Chapter

Roman history and the ideological vacuum

T. P. Wiseman

in Classics in Progress

Published by British Academy

Published in print January 2006 | ISBN: 9780197263235
Published online February 2012 | e-ISBN: 9780191734328 | DOI: http://dx.doi.org/10.5871/bacad/9780197263235.003.0012

Series: British Academy Centenary Monographs

Roman history and the ideological vacuum

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For the twentieth century, the political history of Athens was essentially ideological, involving great issues of freedom and tyranny, while that of the Roman Republic was merely a struggle for power, with no significant ideological content. But why should that be? The Romans were perfectly familiar with the concepts and terminology of Greek political philosophy and used them to describe their own politics, as Cicero explains in writing in 56 bc. Not surprisingly. Greek authors who dealt with Roman politics used the concepts of democracy and oligarchy, the rule of the many or the rule of the best, without any sense that it was an inappropriate idiom.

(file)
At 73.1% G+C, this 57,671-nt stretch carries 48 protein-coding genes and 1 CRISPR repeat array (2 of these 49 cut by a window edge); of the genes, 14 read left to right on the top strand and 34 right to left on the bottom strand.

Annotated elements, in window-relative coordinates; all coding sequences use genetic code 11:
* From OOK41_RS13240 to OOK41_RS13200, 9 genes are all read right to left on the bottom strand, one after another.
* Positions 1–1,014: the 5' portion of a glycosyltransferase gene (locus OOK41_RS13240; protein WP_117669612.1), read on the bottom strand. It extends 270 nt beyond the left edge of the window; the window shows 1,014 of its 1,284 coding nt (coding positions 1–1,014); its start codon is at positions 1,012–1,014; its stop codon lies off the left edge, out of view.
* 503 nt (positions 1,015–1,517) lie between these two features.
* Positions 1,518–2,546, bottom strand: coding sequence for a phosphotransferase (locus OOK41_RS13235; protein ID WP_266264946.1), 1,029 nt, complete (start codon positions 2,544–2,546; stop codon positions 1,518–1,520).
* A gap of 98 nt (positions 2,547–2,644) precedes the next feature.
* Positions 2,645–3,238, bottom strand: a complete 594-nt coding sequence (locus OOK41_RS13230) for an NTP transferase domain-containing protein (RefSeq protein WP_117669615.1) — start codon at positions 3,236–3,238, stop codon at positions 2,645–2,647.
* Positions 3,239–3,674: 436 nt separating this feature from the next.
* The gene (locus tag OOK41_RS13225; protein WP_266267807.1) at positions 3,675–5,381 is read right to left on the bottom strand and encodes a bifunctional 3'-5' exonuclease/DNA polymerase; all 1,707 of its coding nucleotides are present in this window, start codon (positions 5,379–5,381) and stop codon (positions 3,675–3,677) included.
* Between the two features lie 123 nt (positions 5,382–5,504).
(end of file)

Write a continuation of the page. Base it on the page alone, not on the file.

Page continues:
Keywords: Athens; Greek politics; Cicero; Roman politics; democracy; oligarchy

Chapter.  11794 words. 

Subjects: Classical Literature

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